New Delhi: The suspected radioactive leak at Delhi's Indira Gandhi International Airport was very minute and came from cancer medicines that were being transferred by Air France aircraft.
The all-clear has been now been given by the National Disaster Management Authority, an official said.
Upon immediate investigation, it was confirmed that the leak was medicinal in nature.
"On reaching Cargo EICI it was learnt that 6 packets containing solid sodium molybdate arrived from Paris by flight AF 226. No injury or any problems to any human is observed so far," the Delhi Police said in a statement.
Officials of the Atomic Energy Regulatory Board, who were testing the leaking package, confirmed that it contained a low-intensity radioactive substance used in nuclear medicine.
Tests are still on for further confirmation.
A radioactive leak was detected from the cargo terminal of Delhi's Indira Gandhi International airport on Sunday morning, Delhi fire department officials said.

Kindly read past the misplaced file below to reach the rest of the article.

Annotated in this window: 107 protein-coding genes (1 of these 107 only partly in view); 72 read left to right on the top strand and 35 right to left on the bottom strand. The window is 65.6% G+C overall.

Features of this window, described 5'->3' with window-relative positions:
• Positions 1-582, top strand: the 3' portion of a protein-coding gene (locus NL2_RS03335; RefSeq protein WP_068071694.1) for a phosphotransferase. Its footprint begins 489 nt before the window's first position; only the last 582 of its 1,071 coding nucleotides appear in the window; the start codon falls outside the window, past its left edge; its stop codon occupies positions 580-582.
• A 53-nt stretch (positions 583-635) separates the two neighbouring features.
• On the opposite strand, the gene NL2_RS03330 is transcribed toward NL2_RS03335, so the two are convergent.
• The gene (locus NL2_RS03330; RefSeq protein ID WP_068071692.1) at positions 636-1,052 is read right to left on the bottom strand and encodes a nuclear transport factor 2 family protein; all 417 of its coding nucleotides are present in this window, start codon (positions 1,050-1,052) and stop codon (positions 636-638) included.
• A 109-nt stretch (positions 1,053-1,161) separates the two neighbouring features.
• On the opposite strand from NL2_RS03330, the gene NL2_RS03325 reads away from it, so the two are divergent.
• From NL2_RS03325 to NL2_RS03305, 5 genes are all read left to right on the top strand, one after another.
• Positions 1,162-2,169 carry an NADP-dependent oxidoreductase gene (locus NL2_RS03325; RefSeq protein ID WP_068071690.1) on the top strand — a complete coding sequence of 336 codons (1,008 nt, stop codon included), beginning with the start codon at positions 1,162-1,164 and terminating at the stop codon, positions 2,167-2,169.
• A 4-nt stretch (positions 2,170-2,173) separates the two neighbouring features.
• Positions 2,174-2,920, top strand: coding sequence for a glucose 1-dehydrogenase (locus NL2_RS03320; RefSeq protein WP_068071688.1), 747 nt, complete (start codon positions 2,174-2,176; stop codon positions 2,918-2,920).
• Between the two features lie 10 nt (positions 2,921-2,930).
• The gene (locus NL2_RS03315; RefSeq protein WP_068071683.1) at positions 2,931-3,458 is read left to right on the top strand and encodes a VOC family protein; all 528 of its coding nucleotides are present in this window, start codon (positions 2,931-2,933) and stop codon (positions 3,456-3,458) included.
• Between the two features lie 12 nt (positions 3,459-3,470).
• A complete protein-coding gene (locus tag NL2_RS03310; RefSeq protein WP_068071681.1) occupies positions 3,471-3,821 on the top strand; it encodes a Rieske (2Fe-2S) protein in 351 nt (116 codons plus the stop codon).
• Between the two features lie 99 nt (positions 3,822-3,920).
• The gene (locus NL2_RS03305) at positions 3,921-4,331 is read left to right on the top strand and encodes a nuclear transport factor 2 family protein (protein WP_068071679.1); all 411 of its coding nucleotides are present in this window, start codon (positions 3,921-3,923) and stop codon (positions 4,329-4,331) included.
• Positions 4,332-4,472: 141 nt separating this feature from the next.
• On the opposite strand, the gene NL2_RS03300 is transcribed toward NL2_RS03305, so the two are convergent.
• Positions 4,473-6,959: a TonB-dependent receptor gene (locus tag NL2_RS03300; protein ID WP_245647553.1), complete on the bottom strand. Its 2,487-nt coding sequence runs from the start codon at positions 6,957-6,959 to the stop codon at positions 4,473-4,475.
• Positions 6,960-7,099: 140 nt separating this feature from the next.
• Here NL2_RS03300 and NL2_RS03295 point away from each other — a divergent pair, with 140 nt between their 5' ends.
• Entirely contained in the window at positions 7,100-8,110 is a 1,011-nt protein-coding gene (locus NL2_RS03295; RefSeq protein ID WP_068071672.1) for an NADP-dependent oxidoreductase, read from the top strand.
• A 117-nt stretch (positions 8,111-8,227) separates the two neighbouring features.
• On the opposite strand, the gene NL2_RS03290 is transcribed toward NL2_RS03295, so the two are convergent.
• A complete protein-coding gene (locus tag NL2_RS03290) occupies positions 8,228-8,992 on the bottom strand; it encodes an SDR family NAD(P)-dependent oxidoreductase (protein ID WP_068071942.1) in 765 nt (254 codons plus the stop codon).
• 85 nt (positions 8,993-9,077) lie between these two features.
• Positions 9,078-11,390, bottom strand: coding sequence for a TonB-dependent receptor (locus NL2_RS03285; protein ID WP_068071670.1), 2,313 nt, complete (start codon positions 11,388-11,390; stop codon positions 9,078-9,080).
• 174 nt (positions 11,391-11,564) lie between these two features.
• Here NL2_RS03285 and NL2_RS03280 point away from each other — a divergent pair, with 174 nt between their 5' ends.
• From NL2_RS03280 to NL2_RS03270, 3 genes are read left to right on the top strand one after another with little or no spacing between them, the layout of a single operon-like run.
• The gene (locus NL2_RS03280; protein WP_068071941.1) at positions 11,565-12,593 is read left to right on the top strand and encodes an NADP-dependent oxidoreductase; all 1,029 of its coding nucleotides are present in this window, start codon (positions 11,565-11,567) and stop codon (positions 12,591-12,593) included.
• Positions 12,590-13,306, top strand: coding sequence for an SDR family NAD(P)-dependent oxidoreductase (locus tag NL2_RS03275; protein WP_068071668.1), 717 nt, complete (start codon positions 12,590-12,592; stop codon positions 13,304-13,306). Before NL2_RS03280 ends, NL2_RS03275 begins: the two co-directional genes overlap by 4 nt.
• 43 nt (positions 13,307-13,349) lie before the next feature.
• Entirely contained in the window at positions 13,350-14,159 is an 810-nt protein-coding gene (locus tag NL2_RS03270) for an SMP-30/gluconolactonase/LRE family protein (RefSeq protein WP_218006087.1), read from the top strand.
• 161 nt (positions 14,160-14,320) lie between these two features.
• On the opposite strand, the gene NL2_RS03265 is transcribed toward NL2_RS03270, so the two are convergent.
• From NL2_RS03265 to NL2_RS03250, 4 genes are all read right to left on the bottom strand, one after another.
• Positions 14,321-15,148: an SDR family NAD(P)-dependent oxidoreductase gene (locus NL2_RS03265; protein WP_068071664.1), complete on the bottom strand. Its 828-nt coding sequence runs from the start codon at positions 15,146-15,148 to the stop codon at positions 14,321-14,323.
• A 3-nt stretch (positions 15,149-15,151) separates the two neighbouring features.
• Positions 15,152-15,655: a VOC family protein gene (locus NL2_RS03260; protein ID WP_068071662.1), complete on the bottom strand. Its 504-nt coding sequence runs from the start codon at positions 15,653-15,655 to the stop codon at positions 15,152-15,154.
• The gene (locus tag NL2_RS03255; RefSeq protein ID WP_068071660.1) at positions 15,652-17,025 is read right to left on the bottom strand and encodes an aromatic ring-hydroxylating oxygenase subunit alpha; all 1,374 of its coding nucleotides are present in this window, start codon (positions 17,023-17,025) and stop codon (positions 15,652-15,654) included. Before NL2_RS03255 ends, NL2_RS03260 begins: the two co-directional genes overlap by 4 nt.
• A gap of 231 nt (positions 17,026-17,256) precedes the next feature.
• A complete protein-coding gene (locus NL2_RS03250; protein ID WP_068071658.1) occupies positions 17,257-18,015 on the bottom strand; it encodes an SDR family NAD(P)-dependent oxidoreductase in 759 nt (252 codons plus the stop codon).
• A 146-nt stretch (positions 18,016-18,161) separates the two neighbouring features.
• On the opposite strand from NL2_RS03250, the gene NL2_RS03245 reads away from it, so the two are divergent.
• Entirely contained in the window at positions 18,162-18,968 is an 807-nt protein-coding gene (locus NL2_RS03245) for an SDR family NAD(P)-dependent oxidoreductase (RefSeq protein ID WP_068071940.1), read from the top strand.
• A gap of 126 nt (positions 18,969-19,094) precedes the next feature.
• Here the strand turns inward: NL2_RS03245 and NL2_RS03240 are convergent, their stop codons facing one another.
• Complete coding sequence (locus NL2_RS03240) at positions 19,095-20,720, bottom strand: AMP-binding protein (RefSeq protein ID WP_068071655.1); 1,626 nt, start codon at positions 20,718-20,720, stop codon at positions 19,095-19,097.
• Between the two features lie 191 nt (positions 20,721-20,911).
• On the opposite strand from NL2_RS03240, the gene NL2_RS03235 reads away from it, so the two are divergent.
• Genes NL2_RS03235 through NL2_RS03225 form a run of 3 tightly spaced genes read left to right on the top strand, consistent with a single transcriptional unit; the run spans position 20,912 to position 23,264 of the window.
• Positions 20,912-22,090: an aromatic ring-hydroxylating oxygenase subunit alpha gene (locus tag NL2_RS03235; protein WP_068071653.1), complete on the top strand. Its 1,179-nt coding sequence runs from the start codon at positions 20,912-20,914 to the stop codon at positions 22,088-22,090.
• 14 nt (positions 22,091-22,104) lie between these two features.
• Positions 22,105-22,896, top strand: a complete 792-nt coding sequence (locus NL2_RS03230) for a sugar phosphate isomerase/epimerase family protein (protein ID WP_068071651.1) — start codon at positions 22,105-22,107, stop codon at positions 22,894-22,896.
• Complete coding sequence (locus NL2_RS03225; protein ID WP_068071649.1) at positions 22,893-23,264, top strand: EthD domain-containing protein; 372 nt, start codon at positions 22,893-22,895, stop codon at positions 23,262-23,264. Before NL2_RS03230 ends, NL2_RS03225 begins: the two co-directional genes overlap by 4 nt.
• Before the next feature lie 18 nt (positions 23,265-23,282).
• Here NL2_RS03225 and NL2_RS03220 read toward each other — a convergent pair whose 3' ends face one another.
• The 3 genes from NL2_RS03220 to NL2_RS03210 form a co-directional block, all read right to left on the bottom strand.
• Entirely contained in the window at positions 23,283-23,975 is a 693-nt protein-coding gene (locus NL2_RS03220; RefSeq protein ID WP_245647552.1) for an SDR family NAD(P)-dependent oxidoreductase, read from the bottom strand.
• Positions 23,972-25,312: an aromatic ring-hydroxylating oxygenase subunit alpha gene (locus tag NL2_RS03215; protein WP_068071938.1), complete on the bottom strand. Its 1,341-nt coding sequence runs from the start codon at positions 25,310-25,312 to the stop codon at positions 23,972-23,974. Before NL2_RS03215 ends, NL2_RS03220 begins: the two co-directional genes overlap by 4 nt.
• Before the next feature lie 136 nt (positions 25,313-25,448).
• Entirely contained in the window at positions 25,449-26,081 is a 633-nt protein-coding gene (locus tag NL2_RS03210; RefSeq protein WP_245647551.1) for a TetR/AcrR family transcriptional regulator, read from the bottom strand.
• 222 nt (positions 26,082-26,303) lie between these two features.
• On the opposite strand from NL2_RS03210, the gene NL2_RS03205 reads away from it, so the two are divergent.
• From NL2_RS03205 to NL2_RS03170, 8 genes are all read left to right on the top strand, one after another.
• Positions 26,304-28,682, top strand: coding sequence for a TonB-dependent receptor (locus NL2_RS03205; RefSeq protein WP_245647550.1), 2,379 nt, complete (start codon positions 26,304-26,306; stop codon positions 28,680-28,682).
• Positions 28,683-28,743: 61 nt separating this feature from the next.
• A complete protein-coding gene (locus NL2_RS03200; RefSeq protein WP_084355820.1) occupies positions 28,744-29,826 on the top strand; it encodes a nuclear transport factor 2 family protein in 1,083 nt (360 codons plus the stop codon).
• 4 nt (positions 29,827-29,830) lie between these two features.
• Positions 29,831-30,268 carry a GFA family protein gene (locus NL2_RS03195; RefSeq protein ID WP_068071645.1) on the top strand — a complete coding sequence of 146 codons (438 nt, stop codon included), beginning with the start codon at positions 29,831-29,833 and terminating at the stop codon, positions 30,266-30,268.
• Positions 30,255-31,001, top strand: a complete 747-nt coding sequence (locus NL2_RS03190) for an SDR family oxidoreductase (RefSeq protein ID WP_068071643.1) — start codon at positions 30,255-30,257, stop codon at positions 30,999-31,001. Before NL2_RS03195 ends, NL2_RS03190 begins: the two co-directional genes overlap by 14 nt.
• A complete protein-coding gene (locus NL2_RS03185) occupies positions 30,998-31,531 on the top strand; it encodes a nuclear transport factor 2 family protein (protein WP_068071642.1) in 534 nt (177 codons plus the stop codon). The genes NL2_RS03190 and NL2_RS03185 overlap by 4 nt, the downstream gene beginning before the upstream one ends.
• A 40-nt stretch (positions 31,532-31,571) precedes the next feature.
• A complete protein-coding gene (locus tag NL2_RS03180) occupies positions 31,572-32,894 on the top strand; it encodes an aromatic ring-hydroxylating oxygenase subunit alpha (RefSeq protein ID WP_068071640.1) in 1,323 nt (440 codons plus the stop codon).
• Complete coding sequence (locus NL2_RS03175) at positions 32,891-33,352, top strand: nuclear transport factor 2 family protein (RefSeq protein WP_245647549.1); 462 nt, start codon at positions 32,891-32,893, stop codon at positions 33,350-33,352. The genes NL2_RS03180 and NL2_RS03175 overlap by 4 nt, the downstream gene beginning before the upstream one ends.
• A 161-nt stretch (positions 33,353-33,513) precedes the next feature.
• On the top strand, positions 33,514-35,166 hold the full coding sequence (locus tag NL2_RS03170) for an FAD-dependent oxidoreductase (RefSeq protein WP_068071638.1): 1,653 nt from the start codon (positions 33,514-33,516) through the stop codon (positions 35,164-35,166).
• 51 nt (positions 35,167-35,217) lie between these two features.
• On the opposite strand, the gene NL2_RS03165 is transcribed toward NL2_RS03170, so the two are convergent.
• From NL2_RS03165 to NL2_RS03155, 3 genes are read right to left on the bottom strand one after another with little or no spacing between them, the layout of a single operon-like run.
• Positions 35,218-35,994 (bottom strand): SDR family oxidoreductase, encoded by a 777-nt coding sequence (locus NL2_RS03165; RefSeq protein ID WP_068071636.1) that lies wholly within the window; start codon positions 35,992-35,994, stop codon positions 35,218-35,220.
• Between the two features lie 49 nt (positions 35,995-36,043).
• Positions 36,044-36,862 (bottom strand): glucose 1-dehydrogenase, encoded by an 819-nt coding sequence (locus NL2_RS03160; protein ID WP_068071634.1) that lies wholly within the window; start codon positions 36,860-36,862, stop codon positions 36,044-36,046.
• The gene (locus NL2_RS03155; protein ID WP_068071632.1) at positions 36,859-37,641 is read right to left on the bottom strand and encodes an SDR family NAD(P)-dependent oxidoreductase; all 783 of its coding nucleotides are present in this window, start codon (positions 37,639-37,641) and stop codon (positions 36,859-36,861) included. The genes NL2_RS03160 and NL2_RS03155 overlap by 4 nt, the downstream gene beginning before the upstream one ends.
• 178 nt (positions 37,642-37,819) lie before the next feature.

An alert was sounded after a leak from the Air France aircraft was reported, followed by immediate evacuation of the area.
At least seven fire tenders were rushed to the site along with a team of the National Disaster Management Authority.
Teams from the National Disaster Management Authority (NDMA) and the National Disaster Response Force (NDRF) were also at the site, officials said adding that the department received a call about the radioactive leak from some cargo at Delhi International Airport at 10:45 am today.
According to a media report, the leak was detected from some medical equipment from Air France aircraft.
A quick examination was carried out to ascertain the contents of the spill.
Officials said the situation was brought under control in some time.